We worked through the pandemic. We still have to be masked and gloved and we have to show proof of vaccination for jobs, just like every other Canadian here. Why is it that we have no status?

We feel like we’re criminals when we actually live in a healthy country. You know, we need status for all of us. That is what’s gonna change everything.

I think a lot of Canadians are blind, basically, because they don’t understand what status — even when we say we want status for all of us, a lot of the times after our videos are put online, they have some really nasty comments: “Send them back” and “We have no jobs here for everybody.”

We have to deal with that and sometimes in our faces too. We come to Canada to work, we are looking after their families, and then they leave these comments like it’s fine to say things like that.

I like to read, so I’m always researching how and why. Just to try to not give up on this because I came here with — I promised my children two years away. It’s been eight years now. Everybody’s grown up.

I’m still here fighting for permanent status that I should have been given. I lost it. Not through fault of my own. Right? Yeah.

A special note of thanks from Healthcare Salute

Over the course of the COVID-19 pandemic, healthcare providers from across Canada have participated in our research on “COVID-19-Related Stress, Moral Injury and Minority Stress in Healthcare Workers and Public Safety Personnel in Canada.” Their struggles, heartbreak, courage, and resilience have inspired and moved us, and formed the bedrock of our research for this project. We are deeply grateful and committed to sharing their experiences.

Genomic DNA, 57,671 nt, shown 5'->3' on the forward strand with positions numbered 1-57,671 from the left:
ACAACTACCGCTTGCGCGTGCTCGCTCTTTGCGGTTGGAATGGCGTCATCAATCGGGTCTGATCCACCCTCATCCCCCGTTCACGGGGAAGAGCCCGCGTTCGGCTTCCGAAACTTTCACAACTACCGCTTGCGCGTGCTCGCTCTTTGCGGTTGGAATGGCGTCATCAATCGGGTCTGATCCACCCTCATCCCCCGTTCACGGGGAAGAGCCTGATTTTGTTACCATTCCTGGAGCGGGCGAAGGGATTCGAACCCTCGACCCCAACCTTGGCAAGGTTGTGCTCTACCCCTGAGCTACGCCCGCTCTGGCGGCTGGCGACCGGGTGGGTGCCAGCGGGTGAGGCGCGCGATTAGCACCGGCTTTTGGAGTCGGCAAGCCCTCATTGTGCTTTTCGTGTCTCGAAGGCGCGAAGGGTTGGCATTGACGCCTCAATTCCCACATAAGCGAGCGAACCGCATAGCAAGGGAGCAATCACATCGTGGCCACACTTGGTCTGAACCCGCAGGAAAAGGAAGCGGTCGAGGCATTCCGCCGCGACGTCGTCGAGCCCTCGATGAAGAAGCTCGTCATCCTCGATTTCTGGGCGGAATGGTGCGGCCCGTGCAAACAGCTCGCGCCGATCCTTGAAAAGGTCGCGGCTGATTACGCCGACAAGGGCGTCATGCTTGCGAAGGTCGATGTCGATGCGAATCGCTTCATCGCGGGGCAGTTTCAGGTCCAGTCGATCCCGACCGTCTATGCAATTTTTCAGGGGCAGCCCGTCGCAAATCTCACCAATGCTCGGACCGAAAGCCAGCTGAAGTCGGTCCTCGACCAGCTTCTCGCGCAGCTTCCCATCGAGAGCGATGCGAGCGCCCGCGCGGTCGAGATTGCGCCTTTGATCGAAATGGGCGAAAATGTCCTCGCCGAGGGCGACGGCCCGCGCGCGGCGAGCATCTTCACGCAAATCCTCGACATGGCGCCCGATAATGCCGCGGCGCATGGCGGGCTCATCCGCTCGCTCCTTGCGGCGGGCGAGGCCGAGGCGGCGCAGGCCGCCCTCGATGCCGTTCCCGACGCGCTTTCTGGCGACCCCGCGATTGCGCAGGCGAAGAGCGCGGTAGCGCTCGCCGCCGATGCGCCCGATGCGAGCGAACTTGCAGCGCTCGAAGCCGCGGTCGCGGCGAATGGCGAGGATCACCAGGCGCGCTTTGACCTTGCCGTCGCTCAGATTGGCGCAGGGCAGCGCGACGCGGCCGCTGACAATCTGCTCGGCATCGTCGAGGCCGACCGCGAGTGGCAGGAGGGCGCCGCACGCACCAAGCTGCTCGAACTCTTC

We would also like to express our heartfelt thanks to our funders, the Public Health Agency of Canada, for giving us the opportunity and the autonomy to share our research with the larger Canadian audience without bias or restriction. This work would not have been possible without their generous and arms-length funding support. We also wish to thank our collaborators and supporters — McMaster University, St. Joseph’s Healthcare Hamilton, Homewood Health, and Homewood Research Institute.

After viewing, visit “Applying cultural competency in practice,” an education module for mental health providers and peer supporters.